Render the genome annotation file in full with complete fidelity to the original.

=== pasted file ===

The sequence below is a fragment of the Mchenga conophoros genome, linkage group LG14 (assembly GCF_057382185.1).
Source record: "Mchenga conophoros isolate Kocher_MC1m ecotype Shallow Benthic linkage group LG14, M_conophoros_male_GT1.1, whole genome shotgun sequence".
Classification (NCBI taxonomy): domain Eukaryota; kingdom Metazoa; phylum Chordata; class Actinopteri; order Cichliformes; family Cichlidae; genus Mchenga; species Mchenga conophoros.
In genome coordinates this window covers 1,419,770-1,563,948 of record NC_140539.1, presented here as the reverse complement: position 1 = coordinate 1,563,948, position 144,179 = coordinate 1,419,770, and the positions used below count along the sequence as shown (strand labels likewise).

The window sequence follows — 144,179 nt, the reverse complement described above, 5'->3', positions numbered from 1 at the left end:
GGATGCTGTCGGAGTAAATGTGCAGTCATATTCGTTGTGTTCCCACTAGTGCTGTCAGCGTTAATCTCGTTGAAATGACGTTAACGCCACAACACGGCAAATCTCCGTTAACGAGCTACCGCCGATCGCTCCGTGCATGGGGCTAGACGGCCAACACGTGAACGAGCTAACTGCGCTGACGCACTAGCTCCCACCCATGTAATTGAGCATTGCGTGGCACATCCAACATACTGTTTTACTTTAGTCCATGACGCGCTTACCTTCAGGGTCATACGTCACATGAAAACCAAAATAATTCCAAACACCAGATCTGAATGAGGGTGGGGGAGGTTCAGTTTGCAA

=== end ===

The sequence below is a fragment of the Mchenga conophoros genome, linkage group LG14 (assembly GCF_057382185.1).
Source record: "Mchenga conophoros isolate Kocher_MC1m ecotype Shallow Benthic linkage group LG14, M_conophoros_male_GT1.1, whole genome shotgun sequence".
Classification (NCBI taxonomy): domain Eukaryota; kingdom Metazoa; phylum Chordata; class Actinopteri; order Cichliformes; family Cichlidae; genus Mchenga; species Mchenga conophoros.
In genome coordinates this window covers 1,419,770-1,563,948 of record NC_140539.1, presented here as the reverse complement: position 1 = coordinate 1,563,948, position 144,179 = coordinate 1,419,770, and the positions used below count along the sequence as shown (strand labels likewise).

The window sequence follows — 144,179 nt, the reverse complement described above, 5'->3', positions numbered from 1 at the left end:
GGATGCTGTCGGAGTAAATGTGCAGTCATATTCGTTGTGTTCCCACTAGTGCTGTCAGCGTTAATCTCGTTGAAATGACGTTAACGCCACAACACGGCAAATCTCCGTTAACGAGCTACCGCCGATCGCTCCGTGCATGGGGCTAGACGGCCAACACGTGAACGAGCTAACTGCGCTGACGCACTAGCTCCCACCCATGTAATTGAGCATTGCGTGGCACATCCAACATACTGTTTTACTTTAGTCCATGACGCGCTTACCTTCAGGGTCATACGTCACATGAAAACCAAAATAATTCCAAACACCAGATCTGAATGAGGGTGGGGGAGGTTCAGTTTGCAA